The preferred embodiments disclosed herein in FIG. 1 are based upon this theory. Beam focusing and scanning are always required to achieve the PAT and smooth ablation profile. The individual beam profile in the scanning system is not as critical as that of prior arts systems which require a uniform overall profile within the large ablation zone of 4-6 mm. In laboratory tests, I have achieved very smooth ablation profiles with zone diameter up to 9 mm starting from a 90% Gaussian beam profile which was randomly scanned over the ablation zone. Using overlap of 50-80% of the focused beam spot of 0.2-0.8 mm, and a typical number of pulses delivered to the corneal surface of 2,000-4,000, assures a sufficient beam overlap and averaging for smooth profile. Moreover the pulse to pulse energy fluctuation is not critical in this scanning mode.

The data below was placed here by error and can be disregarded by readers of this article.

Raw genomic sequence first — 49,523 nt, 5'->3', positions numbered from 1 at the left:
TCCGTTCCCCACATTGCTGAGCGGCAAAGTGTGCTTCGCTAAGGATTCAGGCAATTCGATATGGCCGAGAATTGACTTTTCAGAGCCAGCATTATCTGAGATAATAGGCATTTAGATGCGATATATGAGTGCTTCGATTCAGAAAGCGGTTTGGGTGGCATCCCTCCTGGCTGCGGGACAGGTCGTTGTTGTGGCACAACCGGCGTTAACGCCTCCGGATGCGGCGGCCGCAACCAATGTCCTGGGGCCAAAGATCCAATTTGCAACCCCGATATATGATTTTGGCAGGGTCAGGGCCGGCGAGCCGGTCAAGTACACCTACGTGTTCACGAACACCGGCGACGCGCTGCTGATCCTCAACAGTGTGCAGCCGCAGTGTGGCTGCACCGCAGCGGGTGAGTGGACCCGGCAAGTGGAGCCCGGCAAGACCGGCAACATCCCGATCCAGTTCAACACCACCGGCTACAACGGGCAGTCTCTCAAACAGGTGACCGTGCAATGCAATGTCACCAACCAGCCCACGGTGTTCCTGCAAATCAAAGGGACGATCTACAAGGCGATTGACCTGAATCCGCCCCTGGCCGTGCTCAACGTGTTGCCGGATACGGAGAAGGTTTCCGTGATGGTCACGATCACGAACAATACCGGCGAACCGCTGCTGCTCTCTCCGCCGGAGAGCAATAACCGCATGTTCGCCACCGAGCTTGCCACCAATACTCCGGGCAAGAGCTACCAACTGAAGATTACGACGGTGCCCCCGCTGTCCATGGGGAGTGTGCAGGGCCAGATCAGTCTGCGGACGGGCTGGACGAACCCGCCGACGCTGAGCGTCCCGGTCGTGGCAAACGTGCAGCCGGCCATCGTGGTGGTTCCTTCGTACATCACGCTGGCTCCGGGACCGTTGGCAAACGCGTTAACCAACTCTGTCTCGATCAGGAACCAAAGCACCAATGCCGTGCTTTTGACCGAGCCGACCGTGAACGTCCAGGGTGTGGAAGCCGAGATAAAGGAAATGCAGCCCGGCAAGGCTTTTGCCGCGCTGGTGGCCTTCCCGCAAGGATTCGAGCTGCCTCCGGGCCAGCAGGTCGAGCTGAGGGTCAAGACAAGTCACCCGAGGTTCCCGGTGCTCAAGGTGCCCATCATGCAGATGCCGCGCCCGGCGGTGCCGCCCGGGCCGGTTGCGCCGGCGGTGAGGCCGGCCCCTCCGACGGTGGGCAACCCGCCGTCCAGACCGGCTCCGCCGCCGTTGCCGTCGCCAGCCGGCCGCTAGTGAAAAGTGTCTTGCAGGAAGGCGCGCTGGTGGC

Referring to FIG. 1, a refractive laser system in accordance with the present invention comprises a basic laser 10 having a UV (193-220 nm) wavelength 11 coupled by a scanning device 12 and has the beam from focusing optics 14 directed onto a reflecting mirror 15 and onto target 16. The target 16 may be the cornea of an eye. An aiming system 17 has a visible wavelength (from a laser diode or He—Ne laser) 18 adjusted to be collinear with the ablation beam 11 and defines the centration of the beam onto the cornea surface at normal incident. The basic laser head 20 is steered by a motorized stage for X and Y horizontal directions 21 and the vertical (height) direction 22 which assures the focusing beam spot size and the centration of the beam onto the cornea. The system has a computer controlled panel 23 and wheels 24 for portable uses. The target 16 includes a human cornea for applications of PRK, PTK and LASIK. The computer controlling panel 23 also provides the synchronization between the scanning gavo (galvanometer scanner) and the laser repetition rate. A commercially available galvanometer scanner made by General Scanning, Inc. is used in scanning the laser beam.